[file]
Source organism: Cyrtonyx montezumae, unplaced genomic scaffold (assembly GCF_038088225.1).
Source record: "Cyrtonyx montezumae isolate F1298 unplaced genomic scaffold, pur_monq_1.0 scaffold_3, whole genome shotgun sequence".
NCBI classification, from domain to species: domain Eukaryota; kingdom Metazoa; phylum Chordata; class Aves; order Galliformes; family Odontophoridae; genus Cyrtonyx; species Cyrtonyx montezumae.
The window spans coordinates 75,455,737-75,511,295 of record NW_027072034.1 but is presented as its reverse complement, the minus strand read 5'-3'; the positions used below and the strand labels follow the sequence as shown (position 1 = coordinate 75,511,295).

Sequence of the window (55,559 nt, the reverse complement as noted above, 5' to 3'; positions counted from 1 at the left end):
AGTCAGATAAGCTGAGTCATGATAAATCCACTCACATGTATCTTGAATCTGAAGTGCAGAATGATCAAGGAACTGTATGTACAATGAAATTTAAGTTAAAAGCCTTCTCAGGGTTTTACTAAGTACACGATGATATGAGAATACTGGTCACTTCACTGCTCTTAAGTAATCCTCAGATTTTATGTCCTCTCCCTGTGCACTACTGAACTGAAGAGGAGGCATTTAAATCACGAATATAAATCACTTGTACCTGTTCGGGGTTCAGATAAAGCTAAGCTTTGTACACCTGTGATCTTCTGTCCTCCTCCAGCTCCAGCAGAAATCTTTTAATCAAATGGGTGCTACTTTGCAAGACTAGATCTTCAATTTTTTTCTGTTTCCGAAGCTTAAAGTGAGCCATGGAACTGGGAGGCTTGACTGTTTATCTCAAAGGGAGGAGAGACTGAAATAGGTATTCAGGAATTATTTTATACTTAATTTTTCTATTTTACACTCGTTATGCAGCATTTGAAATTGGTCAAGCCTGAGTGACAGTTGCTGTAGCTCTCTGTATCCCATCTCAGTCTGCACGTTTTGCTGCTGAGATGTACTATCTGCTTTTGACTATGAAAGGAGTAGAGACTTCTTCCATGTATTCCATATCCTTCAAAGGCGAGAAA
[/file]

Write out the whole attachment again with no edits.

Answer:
Source organism: Cyrtonyx montezumae, unplaced genomic scaffold (assembly GCF_038088225.1).
Source record: "Cyrtonyx montezumae isolate F1298 unplaced genomic scaffold, pur_monq_1.0 scaffold_3, whole genome shotgun sequence".
NCBI classification, from domain to species: domain Eukaryota; kingdom Metazoa; phylum Chordata; class Aves; order Galliformes; family Odontophoridae; genus Cyrtonyx; species Cyrtonyx montezumae.
The window spans coordinates 75,455,737-75,511,295 of record NW_027072034.1 but is presented as its reverse complement, the minus strand read 5'-3'; the positions used below and the strand labels follow the sequence as shown (position 1 = coordinate 75,511,295).

Sequence of the window (55,559 nt, the reverse complement as noted above, 5' to 3'; positions counted from 1 at the left end):
AGTCAGATAAGCTGAGTCATGATAAATCCACTCACATGTATCTTGAATCTGAAGTGCAGAATGATCAAGGAACTGTATGTACAATGAAATTTAAGTTAAAAGCCTTCTCAGGGTTTTACTAAGTACACGATGATATGAGAATACTGGTCACTTCACTGCTCTTAAGTAATCCTCAGATTTTATGTCCTCTCCCTGTGCACTACTGAACTGAAGAGGAGGCATTTAAATCACGAATATAAATCACTTGTACCTGTTCGGGGTTCAGATAAAGCTAAGCTTTGTACACCTGTGATCTTCTGTCCTCCTCCAGCTCCAGCAGAAATCTTTTAATCAAATGGGTGCTACTTTGCAAGACTAGATCTTCAATTTTTTTCTGTTTCCGAAGCTTAAAGTGAGCCATGGAACTGGGAGGCTTGACTGTTTATCTCAAAGGGAGGAGAGACTGAAATAGGTATTCAGGAATTATTTTATACTTAATTTTTCTATTTTACACTCGTTATGCAGCATTTGAAATTGGTCAAGCCTGAGTGACAGTTGCTGTAGCTCTCTGTATCCCATCTCAGTCTGCACGTTTTGCTGCTGAGATGTACTATCTGCTTTTGACTATGAAAGGAGTAGAGACTTCTTCCATGTATTCCATATCCTTCAAAGGCGAGAAA